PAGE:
Hands Up Atlanta: Art and Activism

Hands Up Atlanta: Art and Activism Round-Up 

Highlights from the October 2020 series on art and activism, plus access to digital recordings of the programs.

What role can art play in activism? In the words of prominent American author, feminist theorist, and social activist bell hooks, “the function of art is to do more than tell it like it is—it’s to imagine what is possible.” 

In October 2020, the Alliance Theatre invited artists, activists, and community leaders in Atlanta to collectively imagine a more racially just and equitable future by responding to prompts from the New Black Fest’s play Hands Up: 7 Playwrights, 7 Testaments—created in 2015 in the wake of the Michael Brown shooting and composed of seven different monologues depicting various realities and perspectives in Black America.  

Five prompts formed the spine of a series of community events called Hands Up Atlanta: Arts and Activism, each sparked by a film short inspired by Hands Up: 7 Playwrights, 7 Testaments, and created by directors Alexis Woodard and Keith Arthur Bolden. 

The film shorts premiered at the start of each event to spark conversation on the topic of art as a form of activism (what does art do for activism?). The culminating event Standing Up for Racial Justice in the Arts turned the focus inward, toward the need for anti-racist activism in the arts (for more on how the Alliance Theatre is responding to the call for racial justice, read here.

Hands Up Atlanta was a weekly platform that connected audiences to local artists reckoning with the pressures and opportunities of a moment shaped by a global pandemic, a polarizing presidential election, and mass protests in response to the loss of Black life in the shootings of George Floyd, Ahmaud Arbery, Breonna Taylor and others. 

The conversations did not set out to define one kind of activism, but instead explored a spectrum of arts-based tactics for social change: interventions into cultural discourse, promoting healing and building community, and direct action in a protest or political campaign.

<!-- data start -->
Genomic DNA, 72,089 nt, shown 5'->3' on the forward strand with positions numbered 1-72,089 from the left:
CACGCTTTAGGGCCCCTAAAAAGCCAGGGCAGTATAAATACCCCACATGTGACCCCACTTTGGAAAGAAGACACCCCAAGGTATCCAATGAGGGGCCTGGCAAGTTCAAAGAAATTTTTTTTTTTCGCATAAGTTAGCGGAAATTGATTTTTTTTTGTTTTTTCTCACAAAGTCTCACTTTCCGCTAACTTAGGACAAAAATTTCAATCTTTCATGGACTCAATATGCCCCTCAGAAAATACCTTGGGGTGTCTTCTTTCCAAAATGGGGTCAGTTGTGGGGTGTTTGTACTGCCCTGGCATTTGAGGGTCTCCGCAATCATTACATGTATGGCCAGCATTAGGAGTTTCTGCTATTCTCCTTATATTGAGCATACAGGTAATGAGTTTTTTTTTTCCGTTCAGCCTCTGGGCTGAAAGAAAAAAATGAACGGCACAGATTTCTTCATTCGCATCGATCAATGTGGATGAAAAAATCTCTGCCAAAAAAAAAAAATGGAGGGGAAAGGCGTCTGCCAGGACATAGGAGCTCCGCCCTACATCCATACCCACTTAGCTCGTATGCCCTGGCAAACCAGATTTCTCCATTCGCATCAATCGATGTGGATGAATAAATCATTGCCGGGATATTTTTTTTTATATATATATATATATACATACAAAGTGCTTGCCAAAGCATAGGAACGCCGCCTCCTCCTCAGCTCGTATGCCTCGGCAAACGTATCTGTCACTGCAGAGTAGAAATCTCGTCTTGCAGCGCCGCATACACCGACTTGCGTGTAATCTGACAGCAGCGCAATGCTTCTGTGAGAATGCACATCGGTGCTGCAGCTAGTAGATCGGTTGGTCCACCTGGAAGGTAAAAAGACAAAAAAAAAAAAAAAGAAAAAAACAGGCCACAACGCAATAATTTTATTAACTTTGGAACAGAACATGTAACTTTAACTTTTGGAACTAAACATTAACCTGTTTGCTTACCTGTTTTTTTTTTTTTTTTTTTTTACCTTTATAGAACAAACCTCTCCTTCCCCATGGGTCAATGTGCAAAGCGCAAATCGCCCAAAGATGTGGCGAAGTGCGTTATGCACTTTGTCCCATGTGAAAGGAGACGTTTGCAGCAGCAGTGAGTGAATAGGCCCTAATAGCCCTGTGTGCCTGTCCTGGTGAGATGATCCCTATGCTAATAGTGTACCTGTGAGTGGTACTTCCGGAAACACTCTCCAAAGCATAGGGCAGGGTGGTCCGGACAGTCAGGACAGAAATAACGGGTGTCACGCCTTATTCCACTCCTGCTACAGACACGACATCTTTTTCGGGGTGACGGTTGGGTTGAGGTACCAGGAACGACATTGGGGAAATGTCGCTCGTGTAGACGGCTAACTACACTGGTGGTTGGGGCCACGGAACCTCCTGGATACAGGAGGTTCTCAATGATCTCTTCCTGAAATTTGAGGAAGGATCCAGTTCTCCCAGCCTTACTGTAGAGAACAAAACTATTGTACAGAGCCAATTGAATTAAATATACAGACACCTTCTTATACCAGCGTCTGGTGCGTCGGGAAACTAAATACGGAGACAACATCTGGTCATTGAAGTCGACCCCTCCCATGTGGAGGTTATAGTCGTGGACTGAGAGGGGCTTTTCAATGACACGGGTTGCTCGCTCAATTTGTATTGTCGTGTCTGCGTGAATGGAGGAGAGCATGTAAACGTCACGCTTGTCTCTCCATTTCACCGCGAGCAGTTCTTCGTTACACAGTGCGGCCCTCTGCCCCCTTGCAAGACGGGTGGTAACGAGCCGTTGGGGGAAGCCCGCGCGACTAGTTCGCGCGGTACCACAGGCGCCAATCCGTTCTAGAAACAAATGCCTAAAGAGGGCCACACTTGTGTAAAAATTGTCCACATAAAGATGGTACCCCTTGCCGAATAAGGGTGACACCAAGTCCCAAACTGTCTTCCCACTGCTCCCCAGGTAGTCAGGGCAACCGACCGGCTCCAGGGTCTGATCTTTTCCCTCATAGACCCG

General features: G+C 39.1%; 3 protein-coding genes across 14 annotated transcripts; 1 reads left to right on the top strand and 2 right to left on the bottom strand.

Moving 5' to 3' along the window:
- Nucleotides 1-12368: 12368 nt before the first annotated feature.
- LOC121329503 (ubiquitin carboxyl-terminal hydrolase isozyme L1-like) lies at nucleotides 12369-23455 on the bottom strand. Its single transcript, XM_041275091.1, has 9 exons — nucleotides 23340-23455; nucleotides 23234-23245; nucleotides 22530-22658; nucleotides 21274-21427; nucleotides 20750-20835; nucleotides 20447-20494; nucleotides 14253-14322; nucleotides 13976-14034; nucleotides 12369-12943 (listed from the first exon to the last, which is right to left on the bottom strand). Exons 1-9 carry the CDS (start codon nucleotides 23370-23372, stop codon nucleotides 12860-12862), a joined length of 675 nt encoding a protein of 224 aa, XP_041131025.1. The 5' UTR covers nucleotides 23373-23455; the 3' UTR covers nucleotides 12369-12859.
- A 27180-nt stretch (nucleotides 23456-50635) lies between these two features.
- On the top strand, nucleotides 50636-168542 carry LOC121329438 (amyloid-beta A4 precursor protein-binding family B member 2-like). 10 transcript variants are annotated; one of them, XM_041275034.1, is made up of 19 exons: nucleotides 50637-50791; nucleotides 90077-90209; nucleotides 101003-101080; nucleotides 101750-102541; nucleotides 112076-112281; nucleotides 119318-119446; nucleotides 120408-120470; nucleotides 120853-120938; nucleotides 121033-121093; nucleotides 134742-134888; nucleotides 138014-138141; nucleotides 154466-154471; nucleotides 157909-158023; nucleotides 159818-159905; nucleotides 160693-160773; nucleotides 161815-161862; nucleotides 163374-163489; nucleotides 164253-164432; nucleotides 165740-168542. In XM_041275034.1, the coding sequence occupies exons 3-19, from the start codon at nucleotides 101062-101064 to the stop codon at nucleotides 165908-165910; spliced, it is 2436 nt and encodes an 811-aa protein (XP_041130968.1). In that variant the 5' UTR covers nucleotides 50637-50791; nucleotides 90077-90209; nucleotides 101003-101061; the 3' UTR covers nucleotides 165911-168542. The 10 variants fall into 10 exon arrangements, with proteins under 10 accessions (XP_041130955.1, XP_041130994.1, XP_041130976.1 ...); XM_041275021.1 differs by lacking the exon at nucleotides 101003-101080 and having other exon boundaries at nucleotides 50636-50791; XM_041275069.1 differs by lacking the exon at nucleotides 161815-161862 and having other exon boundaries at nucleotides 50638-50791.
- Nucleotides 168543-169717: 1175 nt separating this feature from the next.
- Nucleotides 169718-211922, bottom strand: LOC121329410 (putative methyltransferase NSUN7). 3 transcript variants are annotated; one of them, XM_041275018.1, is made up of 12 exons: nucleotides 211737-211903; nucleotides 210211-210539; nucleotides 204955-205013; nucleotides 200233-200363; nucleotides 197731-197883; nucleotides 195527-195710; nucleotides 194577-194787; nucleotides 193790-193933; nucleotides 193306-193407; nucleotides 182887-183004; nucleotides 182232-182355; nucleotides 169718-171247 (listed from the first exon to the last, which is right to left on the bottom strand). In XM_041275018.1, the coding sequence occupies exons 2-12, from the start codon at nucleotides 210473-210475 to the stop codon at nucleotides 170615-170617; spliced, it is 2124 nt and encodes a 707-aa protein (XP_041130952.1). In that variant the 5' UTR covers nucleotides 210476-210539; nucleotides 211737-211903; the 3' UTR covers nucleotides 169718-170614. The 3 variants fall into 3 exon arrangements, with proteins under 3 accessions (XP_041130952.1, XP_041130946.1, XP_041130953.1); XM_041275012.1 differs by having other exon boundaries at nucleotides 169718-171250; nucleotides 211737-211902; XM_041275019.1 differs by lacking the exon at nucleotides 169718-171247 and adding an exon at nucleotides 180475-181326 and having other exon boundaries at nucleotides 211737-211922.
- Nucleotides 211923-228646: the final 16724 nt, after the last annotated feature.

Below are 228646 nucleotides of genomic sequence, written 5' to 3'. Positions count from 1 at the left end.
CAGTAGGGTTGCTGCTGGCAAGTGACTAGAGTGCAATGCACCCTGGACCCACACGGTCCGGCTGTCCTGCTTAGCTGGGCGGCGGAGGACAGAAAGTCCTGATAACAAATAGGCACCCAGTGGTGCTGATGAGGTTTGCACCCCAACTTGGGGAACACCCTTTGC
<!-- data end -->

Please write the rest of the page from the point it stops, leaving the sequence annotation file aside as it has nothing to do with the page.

Here are the prompts from each event and a highlight from a participant, plus a link to the full digital recordings available until Dec. 1st. 


How can artists reshape the image of the “Black Male”? 

With comedy you are trying to create a set-up and a punchline, and so you set someone up to think you are going in one direction and then you try and flip it...In terms of [resistance in comedy] it’s an expected thing, expected thing and then a surprise or a surprise, surprise and then something serious. Rhythmically trying to [subvert]. 
—Comedian Mark Kendall 

Comedian Mark Kendall discusses how comedic structure challenges stereotypes and how he avoids inadvertently reproducing these harmful stereotypes by pointing to them. During the event, audiences screen Kendall’s new comedic film short that offers a satirical look at the fears and anxieties that have historically conditioned racial segregation in Atlanta through its roads, highways, and public transportation.  

WATCH the full conversation. 


How does storytelling reconcile and strengthen multiple identities at the intersections of Black Lives Matter and LGBTQIA+ rights movement? 

There are artists who use their art explicitly as a political site. A contemporary example are people like Patrisse Cullors, who is one of the founding members of the Black Lives Matter movement. What’s so interesting to me about Patrice’s work is that she is an artist. And one of the first things she did around the BLM movement was stage a performance about anti-black police violence, including recordings of her mother's telephone calls she made to the sheriff where her son was being held.